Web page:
Reviewby Rebecca Silverman,
Sub.DVD - Part 3
Fresh off of their win in Monaco, the Pantasia gang returns to Japan and is hit with a terrible revelation: the owner of St. Pierre has bought out their store! In order to win it back from him, Kawachi, Kanmuri, and Azuma must compete (and pay for) a televised nine-part competition, the Yakitate 9, to be judged by their old friend Kuroyanagi. It's all or nothing as they travel across Japan and seek to make the finest breads highlighting local specialties. With their very store at stake, will they manage to rise to the occasion?
How long can a bread-baking competition go on before it starts to get old? Apparently the answer is “two seasons,” because in this third and final set of episodes, Yakitate! Japan stops being as innovative as it was in the first two and is reduced to a formulaic set of baking battles, each so predictable that you can tell who is going to win the day by which chef finishes first. If bread-baking can have a monster-of-the-week show, this is it. Luckily it does manage to throw in some good jokes and entertaining reactions, but overall this is much tougher to get through than its predecessors.
The story picks up almost immediately after Azuma and the rest return from Europe as the winners of the Monaco Cup. There's no time to rest on their laurels, however, as it is quickly revealed that Kirisaki, the owner of St. Pierre and their number one rival, has bought out Pantasia. If the gang wants their store back, they'll have to compete in a televised competition known as “Yakitate 9,” during which they will have bake-offs with St. Pierre-supplied chefs and strive to utilize the specialty foods of nine different regional Japanese towns to create superior loaves. As an added bonus, Pantasia is required to pay for the whole thing, since they have all that cash from winning in Monaco. Needless to say, no one is really pleased about this situation, but there's not much they can do, so Azuma, Kanmuri, and Kawachi (now sporting his own hair) are off to the competition. On the way, Kuroyanagi is convinced to give up his own baking to become a judge par excellence of bread in general and this contest in specific, the most notable result of which is his horrible new jacket. To his credit, he doesn't react in boring flashbacks like Pierrot, nor does he show favoritism – he judges solely on the food's merits.
The story thus established, Yakitate! Japan quickly lapses into a formula. Each competition takes two episodes, with the first getting them to their location and finding their ingredients. They begin baking, and then in the second episode they finish baking and are judged, with lengthy reactions and explanations. Then it's on to the next location. While seeing the towns and their various specialties – and how seasons come into play, which is one of the better done elements – is interesting, as are the variety of horrible inns Kanmuri makes the boys stay in to try and save money, this very set pattern grows dull very quickly. While there is effort made with Kuroyanagi's reactions and Azuma's techniques, it's not enough to keep this from dragging up until the final episode...which is rushed to the point where it's not entirely clear how we got from the previous battle to the last one. It frankly feels like they simply ran out of time and cobbled together a finale from what was on hand.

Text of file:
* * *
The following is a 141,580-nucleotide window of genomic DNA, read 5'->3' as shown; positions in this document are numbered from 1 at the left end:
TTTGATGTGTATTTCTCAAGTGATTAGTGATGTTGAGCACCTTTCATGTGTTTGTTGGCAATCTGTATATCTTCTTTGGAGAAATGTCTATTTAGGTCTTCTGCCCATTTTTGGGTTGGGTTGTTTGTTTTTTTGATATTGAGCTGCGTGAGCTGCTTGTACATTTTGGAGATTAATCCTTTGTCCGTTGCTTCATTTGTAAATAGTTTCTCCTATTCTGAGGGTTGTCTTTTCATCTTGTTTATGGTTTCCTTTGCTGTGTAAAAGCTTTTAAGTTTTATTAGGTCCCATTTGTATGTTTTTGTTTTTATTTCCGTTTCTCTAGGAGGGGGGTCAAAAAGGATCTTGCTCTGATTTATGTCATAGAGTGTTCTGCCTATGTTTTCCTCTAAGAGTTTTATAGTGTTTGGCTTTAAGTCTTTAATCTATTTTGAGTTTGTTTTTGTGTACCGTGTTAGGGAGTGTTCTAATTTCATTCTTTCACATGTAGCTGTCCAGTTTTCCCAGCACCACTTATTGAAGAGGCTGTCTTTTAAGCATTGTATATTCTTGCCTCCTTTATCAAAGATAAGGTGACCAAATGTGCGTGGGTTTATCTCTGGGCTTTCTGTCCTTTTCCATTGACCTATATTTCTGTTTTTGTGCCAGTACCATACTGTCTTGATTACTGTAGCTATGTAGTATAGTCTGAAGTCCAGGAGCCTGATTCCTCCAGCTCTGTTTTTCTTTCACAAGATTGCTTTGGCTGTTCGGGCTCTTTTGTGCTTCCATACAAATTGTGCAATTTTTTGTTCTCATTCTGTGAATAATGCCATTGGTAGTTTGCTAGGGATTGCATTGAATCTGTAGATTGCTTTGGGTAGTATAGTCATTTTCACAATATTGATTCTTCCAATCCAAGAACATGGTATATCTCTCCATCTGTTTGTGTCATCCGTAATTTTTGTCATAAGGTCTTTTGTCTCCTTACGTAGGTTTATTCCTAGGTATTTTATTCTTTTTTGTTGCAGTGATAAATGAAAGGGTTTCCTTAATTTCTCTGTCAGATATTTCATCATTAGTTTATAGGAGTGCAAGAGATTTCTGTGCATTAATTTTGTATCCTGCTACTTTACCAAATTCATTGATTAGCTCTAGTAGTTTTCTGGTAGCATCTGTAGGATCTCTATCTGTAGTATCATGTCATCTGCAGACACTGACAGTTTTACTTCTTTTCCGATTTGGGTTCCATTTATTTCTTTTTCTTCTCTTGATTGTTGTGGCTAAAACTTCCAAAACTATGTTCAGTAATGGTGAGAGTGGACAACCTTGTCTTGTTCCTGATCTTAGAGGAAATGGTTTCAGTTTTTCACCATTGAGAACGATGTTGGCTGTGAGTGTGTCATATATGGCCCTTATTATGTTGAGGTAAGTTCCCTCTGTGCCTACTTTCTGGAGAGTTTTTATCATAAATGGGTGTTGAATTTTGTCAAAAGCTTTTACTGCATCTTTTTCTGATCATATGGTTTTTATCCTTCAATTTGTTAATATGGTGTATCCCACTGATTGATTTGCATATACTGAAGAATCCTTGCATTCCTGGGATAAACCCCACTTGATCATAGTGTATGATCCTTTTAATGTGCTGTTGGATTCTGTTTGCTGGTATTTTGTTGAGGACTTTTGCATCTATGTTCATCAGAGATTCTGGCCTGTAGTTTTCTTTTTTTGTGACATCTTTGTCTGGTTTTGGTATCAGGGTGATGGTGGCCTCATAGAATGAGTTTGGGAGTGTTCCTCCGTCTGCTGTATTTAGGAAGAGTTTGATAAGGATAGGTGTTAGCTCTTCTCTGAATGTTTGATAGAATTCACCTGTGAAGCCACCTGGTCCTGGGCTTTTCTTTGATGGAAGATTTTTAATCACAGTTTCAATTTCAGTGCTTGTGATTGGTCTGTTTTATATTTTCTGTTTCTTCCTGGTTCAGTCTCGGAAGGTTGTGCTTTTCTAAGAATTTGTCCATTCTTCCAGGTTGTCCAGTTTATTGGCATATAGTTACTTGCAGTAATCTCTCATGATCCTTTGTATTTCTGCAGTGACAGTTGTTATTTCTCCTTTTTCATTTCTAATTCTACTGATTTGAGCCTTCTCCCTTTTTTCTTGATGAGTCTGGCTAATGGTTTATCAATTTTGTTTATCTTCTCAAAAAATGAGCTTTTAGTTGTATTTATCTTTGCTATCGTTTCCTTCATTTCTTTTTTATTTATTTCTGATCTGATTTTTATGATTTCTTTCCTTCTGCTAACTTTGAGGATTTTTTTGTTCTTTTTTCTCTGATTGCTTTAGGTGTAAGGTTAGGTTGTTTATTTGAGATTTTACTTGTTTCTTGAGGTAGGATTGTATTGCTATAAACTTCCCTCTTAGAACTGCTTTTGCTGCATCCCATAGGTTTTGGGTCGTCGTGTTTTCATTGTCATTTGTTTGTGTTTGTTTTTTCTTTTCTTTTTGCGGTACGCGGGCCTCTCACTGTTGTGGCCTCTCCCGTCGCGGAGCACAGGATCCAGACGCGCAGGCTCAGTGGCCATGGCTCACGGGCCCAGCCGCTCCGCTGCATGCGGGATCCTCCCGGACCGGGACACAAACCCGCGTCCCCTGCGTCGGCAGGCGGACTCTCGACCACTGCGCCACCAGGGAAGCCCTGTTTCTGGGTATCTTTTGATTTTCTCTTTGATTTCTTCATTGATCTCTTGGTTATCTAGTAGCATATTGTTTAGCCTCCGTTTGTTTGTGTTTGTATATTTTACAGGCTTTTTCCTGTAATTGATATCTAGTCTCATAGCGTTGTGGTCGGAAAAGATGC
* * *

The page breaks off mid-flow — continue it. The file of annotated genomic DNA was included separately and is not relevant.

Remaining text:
Amidst these issues, however, are some nice touches, like Naruto, One Piece, Dragonball Z, and Anpanman parodies in four of the episodes. Lines like “deliciousness that makes your hair shoot off” are also fun, and a slew of metafiction moments, such as when one opponent is so powerful that he actually changes the show's title. (A rice-based parody episode is also good.) There's also an extended Lord of the Rings spoof involving loquats and a merchant who looks rather like a Japanese Peter Lorre, so there is a real attempt at branching out the humor.
None of this is quite enough to save these episodes from mediocrity, sadly. The uninspired animation doesn't help, and while there is a real attempt at changing up the art as required by different scenes or reactions, the show's “Monet” is enough to make an art historian scream. While there are some strong vocal performances, specifically from Takehito Koyasu as Kuroyanagi, who turns in a particularly good loquat performance, it just enough to bring this beyond “okay.” It's decent...but not quite good enough.
Overall (sub) : C
Story : C-
Animation : C-
Art : C
Music : C+
+ Some very funny references and meta-moments, a variety of opponents and ingredients. Some good vocals, very complete printable PDF file of liner notes on the final disc...
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